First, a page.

How to spot a WhatsApp scam
WhatsApp has become one of the biggest messenger apps in the world, with more than 30 million people using it in the UK alone. So it’s not a surprise that fake messages and dodgy links have started floating around on it.
But don’t turn your back on the app just yet. Protect yourself by keeping an eye out for these common WhatsApp scams.
Impersonating a family member
Your sibling just messaged you from a new number. They lost their phone, and now they need you to transfer someone a bit of money for them...
Don’t be too quick to accept these kinds of requests, even if they (seemingly) come from family.
Scammers will often try this one, claiming to be your child/sibling/spouse and spinning a story about losing their phone and this being their new number. Next there’ll be a request to send money somewhere for them, promising to ‘pay you back tomorrow’.
It plays on your desire to help out a loved one, but you should always be wary with unknown numbers.
In the past these messages have usually come from a human trying to impersonate someone, so you should notice the strange language being used. But be warned, AI might soon make them even harder to spot. A program could scrape social media profiles and mimic someone’s style of text-talk perfectly, so always give the person a quick call to be sure you’re actually talking to them.
If you ever receive a message from a new number saying you’ve won a competition, we've got some bad news: it's probably a scam, especially if they ask you to click on a link to claim your prize. An alternative version is a too-good-to-be-true job offer.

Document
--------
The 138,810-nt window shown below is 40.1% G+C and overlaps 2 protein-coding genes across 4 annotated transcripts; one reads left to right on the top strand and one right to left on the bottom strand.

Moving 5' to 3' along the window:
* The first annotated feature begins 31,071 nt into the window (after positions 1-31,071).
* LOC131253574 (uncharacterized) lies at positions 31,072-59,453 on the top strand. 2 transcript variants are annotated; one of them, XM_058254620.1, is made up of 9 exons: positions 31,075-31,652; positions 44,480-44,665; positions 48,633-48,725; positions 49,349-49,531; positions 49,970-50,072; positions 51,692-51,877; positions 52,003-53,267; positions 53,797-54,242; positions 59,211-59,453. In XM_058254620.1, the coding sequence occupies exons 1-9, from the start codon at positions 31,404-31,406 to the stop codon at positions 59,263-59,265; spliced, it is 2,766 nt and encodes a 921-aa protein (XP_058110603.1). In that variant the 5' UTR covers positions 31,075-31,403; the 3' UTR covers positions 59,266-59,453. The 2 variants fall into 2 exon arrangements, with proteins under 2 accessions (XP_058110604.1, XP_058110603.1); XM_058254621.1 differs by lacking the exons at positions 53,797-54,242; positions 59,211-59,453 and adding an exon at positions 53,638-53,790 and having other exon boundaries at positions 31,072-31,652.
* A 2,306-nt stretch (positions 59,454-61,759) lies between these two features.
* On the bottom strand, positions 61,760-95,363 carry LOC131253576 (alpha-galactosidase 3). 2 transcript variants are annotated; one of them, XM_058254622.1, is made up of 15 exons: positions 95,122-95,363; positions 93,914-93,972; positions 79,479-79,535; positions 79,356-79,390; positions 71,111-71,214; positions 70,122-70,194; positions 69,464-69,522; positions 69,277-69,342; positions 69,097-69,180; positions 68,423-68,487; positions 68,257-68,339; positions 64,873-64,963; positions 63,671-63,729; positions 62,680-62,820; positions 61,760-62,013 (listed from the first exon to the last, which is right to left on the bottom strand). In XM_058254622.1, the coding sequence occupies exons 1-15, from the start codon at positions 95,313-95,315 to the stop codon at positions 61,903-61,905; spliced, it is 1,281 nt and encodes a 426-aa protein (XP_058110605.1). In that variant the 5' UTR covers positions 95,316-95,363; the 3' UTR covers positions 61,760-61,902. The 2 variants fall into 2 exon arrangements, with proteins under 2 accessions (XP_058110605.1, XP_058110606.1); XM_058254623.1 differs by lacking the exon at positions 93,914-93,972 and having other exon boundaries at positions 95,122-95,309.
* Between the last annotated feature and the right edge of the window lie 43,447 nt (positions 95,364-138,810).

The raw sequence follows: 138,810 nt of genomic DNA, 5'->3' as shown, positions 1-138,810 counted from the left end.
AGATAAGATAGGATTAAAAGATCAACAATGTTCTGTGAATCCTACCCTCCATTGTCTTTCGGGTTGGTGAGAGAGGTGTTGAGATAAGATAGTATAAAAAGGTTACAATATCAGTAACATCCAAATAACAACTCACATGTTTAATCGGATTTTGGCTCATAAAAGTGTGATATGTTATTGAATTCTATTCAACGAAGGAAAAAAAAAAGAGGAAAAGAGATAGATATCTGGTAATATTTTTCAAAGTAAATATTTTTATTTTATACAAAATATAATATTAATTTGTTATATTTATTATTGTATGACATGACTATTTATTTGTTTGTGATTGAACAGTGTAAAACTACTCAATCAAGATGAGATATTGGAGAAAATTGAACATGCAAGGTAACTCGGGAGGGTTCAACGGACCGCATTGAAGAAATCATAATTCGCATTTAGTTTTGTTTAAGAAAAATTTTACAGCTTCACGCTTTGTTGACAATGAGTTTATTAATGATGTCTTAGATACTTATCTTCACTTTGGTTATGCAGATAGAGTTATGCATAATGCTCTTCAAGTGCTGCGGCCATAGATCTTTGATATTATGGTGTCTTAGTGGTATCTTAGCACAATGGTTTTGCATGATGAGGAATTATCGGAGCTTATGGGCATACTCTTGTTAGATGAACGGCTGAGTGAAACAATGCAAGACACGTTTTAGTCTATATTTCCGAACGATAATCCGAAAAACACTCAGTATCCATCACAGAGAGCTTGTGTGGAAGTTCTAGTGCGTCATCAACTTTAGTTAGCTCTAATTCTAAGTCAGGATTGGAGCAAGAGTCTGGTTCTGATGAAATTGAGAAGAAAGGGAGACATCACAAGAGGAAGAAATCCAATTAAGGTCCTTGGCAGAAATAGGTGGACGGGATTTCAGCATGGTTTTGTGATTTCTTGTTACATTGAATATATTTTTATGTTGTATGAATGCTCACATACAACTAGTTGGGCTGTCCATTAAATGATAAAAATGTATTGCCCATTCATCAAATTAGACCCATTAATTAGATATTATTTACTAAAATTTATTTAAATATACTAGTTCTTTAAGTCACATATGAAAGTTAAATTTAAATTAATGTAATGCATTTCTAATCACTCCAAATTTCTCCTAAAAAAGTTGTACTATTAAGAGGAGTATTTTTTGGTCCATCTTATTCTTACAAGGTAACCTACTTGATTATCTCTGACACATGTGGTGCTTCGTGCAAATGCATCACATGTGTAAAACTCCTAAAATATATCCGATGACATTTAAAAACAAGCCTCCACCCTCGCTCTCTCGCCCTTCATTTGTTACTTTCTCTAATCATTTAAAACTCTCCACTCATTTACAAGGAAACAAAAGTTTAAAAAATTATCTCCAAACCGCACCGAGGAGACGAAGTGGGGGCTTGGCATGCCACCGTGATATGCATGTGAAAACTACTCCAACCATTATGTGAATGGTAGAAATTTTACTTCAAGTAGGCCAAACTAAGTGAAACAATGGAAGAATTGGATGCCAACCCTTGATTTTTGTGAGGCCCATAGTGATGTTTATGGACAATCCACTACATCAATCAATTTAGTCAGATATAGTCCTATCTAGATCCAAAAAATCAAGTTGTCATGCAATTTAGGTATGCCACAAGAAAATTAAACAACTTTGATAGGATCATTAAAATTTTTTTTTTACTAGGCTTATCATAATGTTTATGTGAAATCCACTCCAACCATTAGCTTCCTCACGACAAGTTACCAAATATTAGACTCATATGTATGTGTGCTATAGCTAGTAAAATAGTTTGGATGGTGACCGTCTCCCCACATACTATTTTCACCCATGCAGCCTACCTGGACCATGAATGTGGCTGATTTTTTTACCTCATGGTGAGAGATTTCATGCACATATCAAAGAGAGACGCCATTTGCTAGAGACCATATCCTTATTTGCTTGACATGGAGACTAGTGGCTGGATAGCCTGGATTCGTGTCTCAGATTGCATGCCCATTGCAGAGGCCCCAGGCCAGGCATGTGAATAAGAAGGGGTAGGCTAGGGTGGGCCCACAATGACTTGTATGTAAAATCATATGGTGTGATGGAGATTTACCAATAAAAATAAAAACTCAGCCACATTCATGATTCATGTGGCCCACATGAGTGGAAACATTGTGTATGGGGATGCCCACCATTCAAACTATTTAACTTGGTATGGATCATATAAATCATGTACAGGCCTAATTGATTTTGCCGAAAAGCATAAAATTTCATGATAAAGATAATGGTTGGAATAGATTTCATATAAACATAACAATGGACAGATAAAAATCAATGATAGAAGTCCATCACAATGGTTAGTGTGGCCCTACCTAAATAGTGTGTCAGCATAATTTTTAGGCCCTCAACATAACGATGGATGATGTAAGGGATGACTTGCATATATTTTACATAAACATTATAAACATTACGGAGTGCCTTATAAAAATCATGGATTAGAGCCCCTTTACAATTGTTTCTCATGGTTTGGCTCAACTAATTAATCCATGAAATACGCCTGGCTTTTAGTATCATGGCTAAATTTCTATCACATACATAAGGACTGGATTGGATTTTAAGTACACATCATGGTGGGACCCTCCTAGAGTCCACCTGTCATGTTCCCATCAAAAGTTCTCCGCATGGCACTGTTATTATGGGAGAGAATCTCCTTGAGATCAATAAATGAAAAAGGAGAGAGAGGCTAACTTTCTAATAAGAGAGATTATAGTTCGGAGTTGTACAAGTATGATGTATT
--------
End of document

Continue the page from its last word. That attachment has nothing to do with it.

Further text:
You might also be asked to reply with your address or some other details. It’s incredibly unlikely a company will choose you as the winner of a random competition and share the news with you via WhatsApp, so don’t share any personal info or click on any links from these types of messages.
Complete this survey for a gift
Another message you might receive from an unknown number. You’ll be promised a great reward if you just ‘click on the link below and complete a quick survey’.
Just like the competition scam above, it’s a good rule of thumb to never click on links you’re sent by numbers you don’t know. They’re usually scams.
This one isn’t really a scam, but it’s still something to be wary of. Your friend might forward you a message or voice note with some ‘insider’ news. These types of messages are typically shared during times of uncertainty – you might have seen one in the first few weeks of the Covid-19 pandemic claiming the army was about the take control of London or that various celebrities or politicians had died.
You should only ever get your news from trusted and reputable sources, not from a message originally composed by your friend’s cousin’s boyfriend’s boss’s friend. Just ignore these sorts of messages and, please, don’t forward them on to anyone else!